What Causes High Blood Pressure?

unhealthy diet

Story at-a-glance -

  • Cases of high blood pressure can be divided into two categories based on their causes
  • Consult your doctor to determine the type of hypertension you have and the ways to properly treat it

High blood pressure, with its asymptomatic nature, is already hard enough to control as it is. However, not knowing the cause behind this condition can make it even more difficult to manage, since you run the risk of not getting the proper treatment for your needs.

Cases of high blood pressure can be divided into two categories based on their causes. The first category is known as essential high blood pressure and the second one is secondary high blood pressure.1 Consult your doctor to determine the type of hypertension you have and the ways to properly treat it.

Potential Risk Factors for Essential Hypertension

Also known as primary or idiopathic hypertension, essential high blood pressure is a condition wherein the exact cause behind elevated blood pressure levels is unknown — meaning there is no specific medical condition that can be pinpointed as causing the hypertension.2 Approximately 95 percent of people with high blood pressure fall under this category.3

While this type of hypertension may not be caused by an underlying medical condition, there are several modifiable risk factors that you can look into to get a better idea of what could’ve possibly triggered your high blood pressure:4

Unhealthy diet — A diet that consists of processed food, trans fat, excessive sugar and too much salt may increase your risk of developing high blood pressure over time.

Sedentary lifestyle — Lack of physical activity may increase your risk for hypertension by weakening your heart, which contributes to weight gain and higher stress levels.5

Smoking Cigarette smoking damages the artery walls and contributes to arterial stiffness, ultimately increasing your risk of developing high blood pressure.6 Even exposure to secondhand smoke may put nonsmokers at risk of hypertension.7

Excessive alcohol intake — Regularly consuming excessive amounts of alcohol can significantly increase blood pressure levels. According to a study published in the Journal of Clinical and Experimental Pharmacology and Physiology, drinking 10 grams (0.35 ounces) of alcohol may increase blood pressure levels by up to 1 mmHg.8

Stress, anxiety and depression These negative emotions may contribute to the development of hypertension by causing repeated short-term blood pressure spikes and encouraging habits that are bad for the heart, such as drinking alcohol or eating too much.9,10,11,12

Aside from the modifiable risk factors mentioned above, sleep deprivation13 and chronic dehydration14 may also put you at risk of high blood pressure, so be sure to stay hydrated and get enough high-quality sleep. Sudden high blood pressure may also occur due to acute pain, medications and overuse of stimulating drinks.15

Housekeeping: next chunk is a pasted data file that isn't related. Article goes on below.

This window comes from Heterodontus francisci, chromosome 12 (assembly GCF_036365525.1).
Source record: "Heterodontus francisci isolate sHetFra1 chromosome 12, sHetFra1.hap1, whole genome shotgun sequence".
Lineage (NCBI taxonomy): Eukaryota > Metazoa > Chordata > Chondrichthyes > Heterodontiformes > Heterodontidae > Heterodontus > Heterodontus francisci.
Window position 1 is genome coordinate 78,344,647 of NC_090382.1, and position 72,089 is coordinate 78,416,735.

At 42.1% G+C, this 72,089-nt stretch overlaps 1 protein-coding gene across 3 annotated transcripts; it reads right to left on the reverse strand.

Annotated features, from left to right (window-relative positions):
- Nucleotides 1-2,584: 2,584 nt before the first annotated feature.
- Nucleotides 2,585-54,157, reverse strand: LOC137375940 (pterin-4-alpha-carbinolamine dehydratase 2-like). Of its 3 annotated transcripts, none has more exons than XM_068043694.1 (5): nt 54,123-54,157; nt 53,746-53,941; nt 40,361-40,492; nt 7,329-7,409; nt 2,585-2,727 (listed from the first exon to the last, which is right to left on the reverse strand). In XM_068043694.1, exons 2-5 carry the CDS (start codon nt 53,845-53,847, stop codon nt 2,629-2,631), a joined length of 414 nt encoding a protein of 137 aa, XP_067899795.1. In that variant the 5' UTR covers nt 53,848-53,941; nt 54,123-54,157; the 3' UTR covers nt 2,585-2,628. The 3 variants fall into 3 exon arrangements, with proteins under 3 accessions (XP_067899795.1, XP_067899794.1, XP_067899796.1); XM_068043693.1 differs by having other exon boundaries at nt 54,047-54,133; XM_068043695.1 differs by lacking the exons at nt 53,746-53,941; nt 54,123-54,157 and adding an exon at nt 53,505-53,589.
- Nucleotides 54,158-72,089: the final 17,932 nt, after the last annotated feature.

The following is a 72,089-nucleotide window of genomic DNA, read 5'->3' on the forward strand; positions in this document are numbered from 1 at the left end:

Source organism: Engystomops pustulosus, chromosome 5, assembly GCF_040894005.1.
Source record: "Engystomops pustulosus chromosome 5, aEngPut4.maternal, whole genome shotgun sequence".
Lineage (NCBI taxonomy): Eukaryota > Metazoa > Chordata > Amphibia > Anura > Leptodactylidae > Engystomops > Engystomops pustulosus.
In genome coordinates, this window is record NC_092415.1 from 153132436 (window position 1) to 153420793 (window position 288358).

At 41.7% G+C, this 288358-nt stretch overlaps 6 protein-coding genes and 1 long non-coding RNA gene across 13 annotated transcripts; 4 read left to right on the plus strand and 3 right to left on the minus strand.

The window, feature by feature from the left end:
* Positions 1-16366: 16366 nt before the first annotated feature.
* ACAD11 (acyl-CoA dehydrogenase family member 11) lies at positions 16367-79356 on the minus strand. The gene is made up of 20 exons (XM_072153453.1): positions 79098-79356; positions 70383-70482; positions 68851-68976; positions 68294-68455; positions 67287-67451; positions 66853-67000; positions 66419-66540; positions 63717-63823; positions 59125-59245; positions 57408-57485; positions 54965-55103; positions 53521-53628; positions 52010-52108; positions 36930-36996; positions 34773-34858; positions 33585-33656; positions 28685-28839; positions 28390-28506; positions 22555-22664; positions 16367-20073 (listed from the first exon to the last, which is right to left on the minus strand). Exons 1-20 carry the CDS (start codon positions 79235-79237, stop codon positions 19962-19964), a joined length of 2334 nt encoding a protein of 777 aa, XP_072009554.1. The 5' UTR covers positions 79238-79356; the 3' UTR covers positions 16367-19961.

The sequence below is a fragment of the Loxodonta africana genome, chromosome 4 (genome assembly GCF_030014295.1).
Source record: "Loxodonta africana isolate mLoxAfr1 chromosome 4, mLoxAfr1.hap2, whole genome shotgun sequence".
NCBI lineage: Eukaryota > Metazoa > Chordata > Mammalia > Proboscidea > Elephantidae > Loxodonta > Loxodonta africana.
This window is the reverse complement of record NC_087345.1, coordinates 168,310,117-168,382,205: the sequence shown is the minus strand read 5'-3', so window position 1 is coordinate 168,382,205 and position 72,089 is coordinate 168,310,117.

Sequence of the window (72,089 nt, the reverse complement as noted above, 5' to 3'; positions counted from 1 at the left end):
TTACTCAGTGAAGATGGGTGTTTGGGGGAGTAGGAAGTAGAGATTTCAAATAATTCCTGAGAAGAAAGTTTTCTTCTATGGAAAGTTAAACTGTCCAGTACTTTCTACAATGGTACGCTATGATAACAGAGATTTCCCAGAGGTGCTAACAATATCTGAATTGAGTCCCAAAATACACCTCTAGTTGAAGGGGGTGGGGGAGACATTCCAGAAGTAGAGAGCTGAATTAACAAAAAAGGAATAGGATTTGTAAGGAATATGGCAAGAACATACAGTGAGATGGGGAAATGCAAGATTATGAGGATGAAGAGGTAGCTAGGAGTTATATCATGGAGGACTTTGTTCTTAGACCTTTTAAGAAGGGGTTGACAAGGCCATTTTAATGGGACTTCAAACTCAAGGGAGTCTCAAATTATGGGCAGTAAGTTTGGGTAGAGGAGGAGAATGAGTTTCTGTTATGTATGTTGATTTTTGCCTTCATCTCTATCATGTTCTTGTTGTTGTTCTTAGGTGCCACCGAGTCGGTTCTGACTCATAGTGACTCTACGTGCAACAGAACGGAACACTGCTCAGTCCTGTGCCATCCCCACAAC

Possible Causes of Secondary Hypertension

Only a small number of high blood pressure cases are considered secondary hypertension.16 This condition is usually caused by other medical problems that affect the kidneys, arteries, heart and endocrine system.17 As with primary high blood pressure, secondary hypertension also has no obvious symptoms. Make sure that you monitor your blood pressure levels if you’re diagnosed with any of the following medical conditions:18

Diabetes

Sleep apnea 

Obesity

Polycystic kidney disease

Cushing syndrome

Thyroid problems

Coarctation of the aorta

Aldosteronism

Glomerular disease

Renovascular hypertension

People who are diagnosed with secondary hypertension may be able to bring their blood pressure levels back to normal if they follow the proper treatment method for their underlying medical condition.

Other Intrinsic Factors That May Increase Your Risk for Hypertension

There are several hereditary and physical factors that may increase your susceptibility to hypertension. These include:19

Family history — If you have close relatives who are diagnosed with high blood pressure, then you may have the genetic predisposition for this condition, too.

Age — Your blood pressure tends to go higher as you age, since the blood vessels lose their elasticity.

Gender — Until the age of 64 years old, men are at a higher risk of developing high blood pressure than women. However, by the age of 65 years old, women's risk for hypertension becomes higher than men. Menopause and pregnancy also increase a woman's susceptibility to high blood pressure.20,21

Race — African-Americans are more likely to develop high blood pressure than other racial or ethnic groups. Studies show that this may be due to genetic predisposition and environmental factors.22

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